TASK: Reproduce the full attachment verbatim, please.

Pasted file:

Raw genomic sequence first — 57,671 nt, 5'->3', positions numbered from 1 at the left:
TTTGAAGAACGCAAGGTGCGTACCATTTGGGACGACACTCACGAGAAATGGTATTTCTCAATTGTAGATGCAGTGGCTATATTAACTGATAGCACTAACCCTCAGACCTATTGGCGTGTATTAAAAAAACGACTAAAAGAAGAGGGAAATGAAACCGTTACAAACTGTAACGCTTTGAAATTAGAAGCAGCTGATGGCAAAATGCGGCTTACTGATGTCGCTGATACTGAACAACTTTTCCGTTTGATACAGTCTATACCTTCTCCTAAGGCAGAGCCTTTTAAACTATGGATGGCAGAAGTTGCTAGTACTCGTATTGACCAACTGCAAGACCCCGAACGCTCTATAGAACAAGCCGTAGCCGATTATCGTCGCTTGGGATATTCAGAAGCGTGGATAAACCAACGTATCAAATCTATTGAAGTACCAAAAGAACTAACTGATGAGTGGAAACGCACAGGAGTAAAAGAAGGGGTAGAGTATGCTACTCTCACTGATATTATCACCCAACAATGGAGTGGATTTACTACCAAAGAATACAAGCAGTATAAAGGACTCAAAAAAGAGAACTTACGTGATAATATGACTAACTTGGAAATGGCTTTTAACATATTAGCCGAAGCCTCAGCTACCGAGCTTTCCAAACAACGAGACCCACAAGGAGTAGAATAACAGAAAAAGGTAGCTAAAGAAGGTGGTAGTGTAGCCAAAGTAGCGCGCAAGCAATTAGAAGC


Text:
Raw genomic sequence first — 57,671 nt, 5'->3', positions numbered from 1 at the left:
TTTGAAGAACGCAAGGTGCGTACCATTTGGGACGACACTCACGAGAAATGGTATTTCTCAATTGTAGATGCAGTGGCTATATTAACTGATAGCACTAACCCTCAGACCTATTGGCGTGTATTAAAAAAACGACTAAAAGAAGAGGGAAATGAAACCGTTACAAACTGTAACGCTTTGAAATTAGAAGCAGCTGATGGCAAAATGCGGCTTACTGATGTCGCTGATACTGAACAACTTTTCCGTTTGATACAGTCTATACCTTCTCCTAAGGCAGAGCCTTTTAAACTATGGATGGCAGAAGTTGCTAGTACTCGTATTGACCAACTGCAAGACCCCGAACGCTCTATAGAACAAGCCGTAGCCGATTATCGTCGCTTGGGATATTCAGAAGCGTGGATAAACCAACGTATCAAATCTATTGAAGTACCAAAAGAACTAACTGATGAGTGGAAACGCACAGGAGTAAAAGAAGGGGTAGAGTATGCTACTCTCACTGATATTATCACCCAACAATGGAGTGGATTTACTACCAAAGAATACAAGCAGTATAAAGGACTCAAAAAAGAGAACTTACGTGATAATATGACTAACTTGGAAATGGCTTTTAACATATTAGCCGAAGCCTCAGCTACCGAGCTTTCCAAACAACGAGACCCACAAGGAGTAGAATAACAGAAAAAGGTAGCTAAAGAAGGTGGTAGTGTAGCCAAAGTAGCGCGCAAGCAATTAGAAGC